To comply with the law, Augustus donated part of his private estate to the Vestal Virgins and their temple. This was considered publicly-owned property once a new shrine to the goddess was established within it.
While the old temple remained, the new shrine placed Rome’s household goddess firmly within Augustus’s own home. The tradition began that the emperor was not only pontifex maximum but also distinctly connected to the worship of Vesta.
Both Vesta and her Greek counterpart, Hestia, had a long tradition of being connected to both private life and the state. Their fires were the center of the home, but they were also the public fires of all other temples and meeting places.
By placing Vesta’s hearth in his own home, the Emperor became tied to this idea. Just as Vesta’s fire was a center of religious life in the home, her new shrine on the Palatine became the center of state life.
By linking himself so closely with Vesta, the Emperor became more than an honorary priest. He was tied to all other religious offerings and fires and, symbolically, the father figure in the vast home of the Roman state.
The Roman goddess Vesta was adopted from the Greek goddess Hestia. She blended the Greek goddess of the hearth with an Italian domestic goddess.
As the goddess of the hearth, Vesta was a central figure in religious devotion. She was not only invoked at household fires, but also in the sacrificial fires of all other temples.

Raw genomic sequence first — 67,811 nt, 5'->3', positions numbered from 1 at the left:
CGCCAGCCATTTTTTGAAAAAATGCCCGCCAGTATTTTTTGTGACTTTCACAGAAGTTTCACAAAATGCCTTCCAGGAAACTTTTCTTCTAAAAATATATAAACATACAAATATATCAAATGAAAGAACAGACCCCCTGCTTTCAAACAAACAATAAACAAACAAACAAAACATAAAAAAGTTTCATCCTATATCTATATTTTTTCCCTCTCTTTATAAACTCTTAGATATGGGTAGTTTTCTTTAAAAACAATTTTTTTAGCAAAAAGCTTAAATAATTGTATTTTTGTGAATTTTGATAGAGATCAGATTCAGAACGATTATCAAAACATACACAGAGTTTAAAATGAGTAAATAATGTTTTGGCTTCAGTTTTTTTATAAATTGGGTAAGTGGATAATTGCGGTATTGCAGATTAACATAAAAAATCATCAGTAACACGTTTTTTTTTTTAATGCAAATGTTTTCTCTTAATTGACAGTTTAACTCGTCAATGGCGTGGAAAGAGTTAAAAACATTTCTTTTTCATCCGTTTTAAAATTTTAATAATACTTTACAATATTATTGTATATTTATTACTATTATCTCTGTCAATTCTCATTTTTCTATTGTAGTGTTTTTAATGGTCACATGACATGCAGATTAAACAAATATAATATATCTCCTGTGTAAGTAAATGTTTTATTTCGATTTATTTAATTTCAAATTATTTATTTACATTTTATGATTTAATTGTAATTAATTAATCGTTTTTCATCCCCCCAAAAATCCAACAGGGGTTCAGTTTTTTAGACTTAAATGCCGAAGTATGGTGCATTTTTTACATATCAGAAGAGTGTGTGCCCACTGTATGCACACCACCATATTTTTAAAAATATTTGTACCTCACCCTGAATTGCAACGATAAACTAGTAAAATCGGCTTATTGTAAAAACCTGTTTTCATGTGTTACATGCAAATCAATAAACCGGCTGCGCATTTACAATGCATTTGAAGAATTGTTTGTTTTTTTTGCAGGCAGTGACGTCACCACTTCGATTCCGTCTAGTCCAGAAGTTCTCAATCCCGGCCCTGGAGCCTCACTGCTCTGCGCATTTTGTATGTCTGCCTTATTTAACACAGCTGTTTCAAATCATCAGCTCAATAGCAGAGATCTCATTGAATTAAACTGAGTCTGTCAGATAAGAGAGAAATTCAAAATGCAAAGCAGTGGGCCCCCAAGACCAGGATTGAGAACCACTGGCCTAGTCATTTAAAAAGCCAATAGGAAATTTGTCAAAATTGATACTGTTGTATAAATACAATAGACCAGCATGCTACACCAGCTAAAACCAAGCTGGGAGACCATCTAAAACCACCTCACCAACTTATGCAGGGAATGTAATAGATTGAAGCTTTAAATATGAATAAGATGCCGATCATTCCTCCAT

The Romans also saw her as a patroness of marriage and family. Although Vesta was herself a virgin goddess, her position in the home made her a figure of domesticity.
In Rome, her centrality, nobility, and chastity were embodied by her priestesses, the Vestal Virgins. These women were some of the most prominent and frequently-referenced religious figures in ancient Rome.
Despite harsh punishments, the priestesses of Vesta did sometimes break their vows of chastity. The most famous instance of this was Rhea Silvia, who was the mother of Romulus and Remus by Mars.
This connection to Vesta linked the goddess to the power of the state. While she was never a prominent figure in mythology, her temple became a center of Roman religion.
This became even more pronounced when Augustus became Rome’s first emperor. He was also named the high priest of the state religion and chose to link his own household to Vesta.
By placing a prominent shrine to Vesta within his own household, Augustus became more than a political figure. His house became the symbolic hearth of the nation, the center of all life in Rome.